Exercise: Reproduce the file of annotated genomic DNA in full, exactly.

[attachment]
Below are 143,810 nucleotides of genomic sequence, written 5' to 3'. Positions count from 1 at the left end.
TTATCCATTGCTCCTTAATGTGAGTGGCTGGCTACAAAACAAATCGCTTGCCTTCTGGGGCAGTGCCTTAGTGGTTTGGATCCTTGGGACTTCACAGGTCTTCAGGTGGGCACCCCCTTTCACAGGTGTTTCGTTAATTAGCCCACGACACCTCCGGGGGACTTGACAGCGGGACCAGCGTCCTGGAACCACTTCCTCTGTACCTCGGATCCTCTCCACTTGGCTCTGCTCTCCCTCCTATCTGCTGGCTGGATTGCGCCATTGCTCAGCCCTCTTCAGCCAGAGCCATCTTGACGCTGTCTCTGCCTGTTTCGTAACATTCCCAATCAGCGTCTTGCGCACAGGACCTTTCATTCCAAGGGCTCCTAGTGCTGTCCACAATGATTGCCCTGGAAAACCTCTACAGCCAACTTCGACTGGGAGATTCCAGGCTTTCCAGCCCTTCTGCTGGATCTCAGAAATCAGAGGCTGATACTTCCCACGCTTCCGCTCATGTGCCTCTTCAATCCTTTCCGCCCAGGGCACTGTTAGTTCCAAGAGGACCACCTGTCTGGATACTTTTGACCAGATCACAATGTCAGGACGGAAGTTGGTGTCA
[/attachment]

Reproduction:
Below are 143,810 nucleotides of genomic sequence, written 5' to 3'. Positions count from 1 at the left end.
TTATCCATTGCTCCTTAATGTGAGTGGCTGGCTACAAAACAAATCGCTTGCCTTCTGGGGCAGTGCCTTAGTGGTTTGGATCCTTGGGACTTCACAGGTCTTCAGGTGGGCACCCCCTTTCACAGGTGTTTCGTTAATTAGCCCACGACACCTCCGGGGGACTTGACAGCGGGACCAGCGTCCTGGAACCACTTCCTCTGTACCTCGGATCCTCTCCACTTGGCTCTGCTCTCCCTCCTATCTGCTGGCTGGATTGCGCCATTGCTCAGCCCTCTTCAGCCAGAGCCATCTTGACGCTGTCTCTGCCTGTTTCGTAACATTCCCAATCAGCGTCTTGCGCACAGGACCTTTCATTCCAAGGGCTCCTAGTGCTGTCCACAATGATTGCCCTGGAAAACCTCTACAGCCAACTTCGACTGGGAGATTCCAGGCTTTCCAGCCCTTCTGCTGGATCTCAGAAATCAGAGGCTGATACTTCCCACGCTTCCGCTCATGTGCCTCTTCAATCCTTTCCGCCCAGGGCACTGTTAGTTCCAAGAGGACCACCTGTCTGGATACTTTTGACCAGATCACAATGTCAGGACGGAAGTTGGTGTCA